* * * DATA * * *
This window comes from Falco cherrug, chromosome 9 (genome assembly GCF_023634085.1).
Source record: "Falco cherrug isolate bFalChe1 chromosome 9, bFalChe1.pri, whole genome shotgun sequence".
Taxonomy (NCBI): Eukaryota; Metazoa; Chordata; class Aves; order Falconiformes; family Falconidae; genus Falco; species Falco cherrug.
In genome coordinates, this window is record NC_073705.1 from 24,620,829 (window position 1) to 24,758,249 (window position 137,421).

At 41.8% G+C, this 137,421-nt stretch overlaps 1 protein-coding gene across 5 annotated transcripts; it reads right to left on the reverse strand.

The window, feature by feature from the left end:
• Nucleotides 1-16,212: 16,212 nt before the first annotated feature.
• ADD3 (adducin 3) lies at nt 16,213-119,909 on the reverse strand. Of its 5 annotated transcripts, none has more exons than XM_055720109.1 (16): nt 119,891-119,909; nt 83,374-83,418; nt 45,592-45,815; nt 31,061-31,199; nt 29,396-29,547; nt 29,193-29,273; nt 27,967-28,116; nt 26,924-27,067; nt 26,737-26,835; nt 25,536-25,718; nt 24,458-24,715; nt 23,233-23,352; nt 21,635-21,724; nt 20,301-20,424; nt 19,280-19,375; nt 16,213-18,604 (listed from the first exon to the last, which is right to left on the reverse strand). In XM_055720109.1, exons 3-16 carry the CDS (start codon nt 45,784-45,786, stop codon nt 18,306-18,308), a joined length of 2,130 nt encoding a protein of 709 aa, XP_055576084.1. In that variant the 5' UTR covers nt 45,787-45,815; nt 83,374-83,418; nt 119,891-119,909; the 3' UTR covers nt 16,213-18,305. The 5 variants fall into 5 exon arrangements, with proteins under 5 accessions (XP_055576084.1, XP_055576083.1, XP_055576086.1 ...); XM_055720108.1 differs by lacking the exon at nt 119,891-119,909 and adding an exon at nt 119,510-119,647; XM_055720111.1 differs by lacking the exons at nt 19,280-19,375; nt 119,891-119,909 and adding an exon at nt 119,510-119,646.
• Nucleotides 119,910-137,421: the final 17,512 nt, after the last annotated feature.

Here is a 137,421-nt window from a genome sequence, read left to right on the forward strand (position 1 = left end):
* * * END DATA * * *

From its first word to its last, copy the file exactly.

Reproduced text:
This window comes from Falco cherrug, chromosome 9 (genome assembly GCF_023634085.1).
Source record: "Falco cherrug isolate bFalChe1 chromosome 9, bFalChe1.pri, whole genome shotgun sequence".
Taxonomy (NCBI): Eukaryota; Metazoa; Chordata; class Aves; order Falconiformes; family Falconidae; genus Falco; species Falco cherrug.
In genome coordinates, this window is record NC_073705.1 from 24,620,829 (window position 1) to 24,758,249 (window position 137,421).

At 41.8% G+C, this 137,421-nt stretch overlaps 1 protein-coding gene across 5 annotated transcripts; it reads right to left on the reverse strand.

The window, feature by feature from the left end:
• Nucleotides 1-16,212: 16,212 nt before the first annotated feature.
• ADD3 (adducin 3) lies at nt 16,213-119,909 on the reverse strand. Of its 5 annotated transcripts, none has more exons than XM_055720109.1 (16): nt 119,891-119,909; nt 83,374-83,418; nt 45,592-45,815; nt 31,061-31,199; nt 29,396-29,547; nt 29,193-29,273; nt 27,967-28,116; nt 26,924-27,067; nt 26,737-26,835; nt 25,536-25,718; nt 24,458-24,715; nt 23,233-23,352; nt 21,635-21,724; nt 20,301-20,424; nt 19,280-19,375; nt 16,213-18,604 (listed from the first exon to the last, which is right to left on the reverse strand). In XM_055720109.1, exons 3-16 carry the CDS (start codon nt 45,784-45,786, stop codon nt 18,306-18,308), a joined length of 2,130 nt encoding a protein of 709 aa, XP_055576084.1. In that variant the 5' UTR covers nt 45,787-45,815; nt 83,374-83,418; nt 119,891-119,909; the 3' UTR covers nt 16,213-18,305. The 5 variants fall into 5 exon arrangements, with proteins under 5 accessions (XP_055576084.1, XP_055576083.1, XP_055576086.1 ...); XM_055720108.1 differs by lacking the exon at nt 119,891-119,909 and adding an exon at nt 119,510-119,647; XM_055720111.1 differs by lacking the exons at nt 19,280-19,375; nt 119,891-119,909 and adding an exon at nt 119,510-119,646.
• Nucleotides 119,910-137,421: the final 17,512 nt, after the last annotated feature.

Here is a 137,421-nt window from a genome sequence, read left to right on the forward strand (position 1 = left end):